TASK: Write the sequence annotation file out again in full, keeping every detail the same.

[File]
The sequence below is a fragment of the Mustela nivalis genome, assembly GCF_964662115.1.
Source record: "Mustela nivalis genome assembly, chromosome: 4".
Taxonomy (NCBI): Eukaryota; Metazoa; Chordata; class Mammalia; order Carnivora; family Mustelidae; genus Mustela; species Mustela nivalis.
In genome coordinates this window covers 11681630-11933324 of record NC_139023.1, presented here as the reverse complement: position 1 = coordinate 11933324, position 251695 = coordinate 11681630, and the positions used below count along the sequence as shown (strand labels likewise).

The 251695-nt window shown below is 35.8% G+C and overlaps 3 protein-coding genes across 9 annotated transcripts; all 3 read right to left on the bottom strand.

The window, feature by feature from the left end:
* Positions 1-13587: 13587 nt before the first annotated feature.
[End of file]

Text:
The sequence below is a fragment of the Mustela nivalis genome, assembly GCF_964662115.1.
Source record: "Mustela nivalis genome assembly, chromosome: 4".
Taxonomy (NCBI): Eukaryota; Metazoa; Chordata; class Mammalia; order Carnivora; family Mustelidae; genus Mustela; species Mustela nivalis.
In genome coordinates this window covers 11681630-11933324 of record NC_139023.1, presented here as the reverse complement: position 1 = coordinate 11933324, position 251695 = coordinate 11681630, and the positions used below count along the sequence as shown (strand labels likewise).

The 251695-nt window shown below is 35.8% G+C and overlaps 3 protein-coding genes across 9 annotated transcripts; all 3 read right to left on the bottom strand.

The window, feature by feature from the left end:
* Positions 1-13587: 13587 nt before the first annotated feature.